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Re: the ghost of UEFI and Micr0$0ft

On 06/06/12 22:14, Nate Bargmann wrote:
> * On 2012 05 Jun 23:04 -0500, Christofer C. Bell wrote:
>> Please articulate what freedoms, exactly, you're losing through the
>> availability of UEFI secure boot (a feature you are in no way
>> compelled to use).
> Let's not  blindly assume that all hardware manufacturers will follow
> the spec and *allow* disabling of secure boot.  

I'd agree that not all manufacturers will follow UEFI specs.... or MS
requirements as to what UEFI *must* support for the device to carry the
"W7 approved" sticker. That's two separate issues.

Intel, MS, Apple and other players share your concern that not all UEFI
BIOS will be equal.

For W7 MS require that x86 UEFI to allow disabling secure boot - so if a
UEFI BIOS doesn't but carries the W7 sticker, it's a MS problem.

> It's obvious from the
> discussion that they will have the option of not enabling a non secure
> boot. 

Not immediately it's not (W7).  Perhaps >W7. How about Apple?

> The point I and others are making is that MSFT has a long record
> of engaging the hardware manufacturers in contracts whose terms are
> apparently rather interesting.  

...as has everyone of the UEFI players.

> There is no guarantee that being able to
> disable secure boot will be available in future products.  I'm sure it
> will be available at first just to quell the fear, but the manufacturers
> will discover some "sound reasoning" a few years hence as to why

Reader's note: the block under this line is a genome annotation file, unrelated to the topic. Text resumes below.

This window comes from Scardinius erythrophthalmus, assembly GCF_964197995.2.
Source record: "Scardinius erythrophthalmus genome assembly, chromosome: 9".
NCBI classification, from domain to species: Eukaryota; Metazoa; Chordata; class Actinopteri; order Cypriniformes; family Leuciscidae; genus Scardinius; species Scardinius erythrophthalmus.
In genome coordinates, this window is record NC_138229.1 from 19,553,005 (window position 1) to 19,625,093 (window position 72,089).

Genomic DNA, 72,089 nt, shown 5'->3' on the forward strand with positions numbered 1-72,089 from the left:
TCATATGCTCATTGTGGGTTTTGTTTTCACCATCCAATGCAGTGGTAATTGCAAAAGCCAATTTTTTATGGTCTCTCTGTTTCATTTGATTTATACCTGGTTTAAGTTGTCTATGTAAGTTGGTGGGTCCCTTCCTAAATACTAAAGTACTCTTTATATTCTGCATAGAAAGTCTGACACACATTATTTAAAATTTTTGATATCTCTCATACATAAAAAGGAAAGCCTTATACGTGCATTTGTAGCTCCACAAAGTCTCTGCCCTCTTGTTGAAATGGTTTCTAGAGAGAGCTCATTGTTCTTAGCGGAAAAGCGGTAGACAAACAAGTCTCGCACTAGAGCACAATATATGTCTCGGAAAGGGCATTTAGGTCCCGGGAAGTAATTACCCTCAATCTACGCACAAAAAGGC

> eliminating the BIOS option is necessary.

I don't have a problem with that. But then I don't think MS is a viable
long term business, and I'd prefer people bought open hardware (even if
it costs more ie Golden Delicious) instead of settling for second prize
(buying a device with another OS on it).

> It's quite possible that everyone in this endeavor is working with the
> best interests of the users in mind.  It would be a first, but given the
> long track record of this industry, I'm not holding my breath.

Please don't (hold your breath).

UEFI could be good - but if the corporations get their way it could also
be bad. It's just too easy for the lowlifes to use UEFI as a way to
shift responsibility from the company that benefits to the consumer.
Likewise "user" training under the guise of certification


> I'm only concerned about being able to continue to enjoy general purpose
> computing and programming on my terms.  

And hopefully some manufacturers will realise that you are not alone.
And I'd agree with a need for a choice - but I still want UEFI for many

> I can see this leading to a
> "secure" certificate being required to sign everything from boot to
> logging onto the Internet where only "approved secure" software may be
> used, to a place where compilers and interpreters--anything that can be
> used to write executable/interpreted code--must be likewise signed and
> part of a verified chain of "trust".  All to prevent "malware", you see.

Yes. And various other similar scenarios (for the children,
anti-terrorism, anti-piracy, preserve the bandwidth). I don't believe
UEFI will enable or make that scenario more likely - because I don't
believe the corporate players would agree on the division of spoils.

> Hobbyists and Free Software as we've known it will have no place in this
> brave new world.  

Certainly the corporations would like that - it's what they wanted with
the first motor vehicles, wireless, movies, recorded music.
I'm told "hacker" was a derisory term first employed by owners of the
new steam powered factories, to describe craftsmen who handcrafted
furniture. I don't expect much will change - appliances will continue to
be hacked (modified) with limitations imposed by manufacturers trying to
increase their margins, while other manufacturers cater to hacking.
There will always be Audrino/Rasberry Pi/PIC and autopart stores, but
we'll no more force all computer manufacturers to support "hobbyists"
than car manufacturers - at least until the next Communist Empire.

> This strikes me as much like DRM the content studios
> have been pushing for several years.

And possibly just as effective.

> - Nate >>

Kind regards

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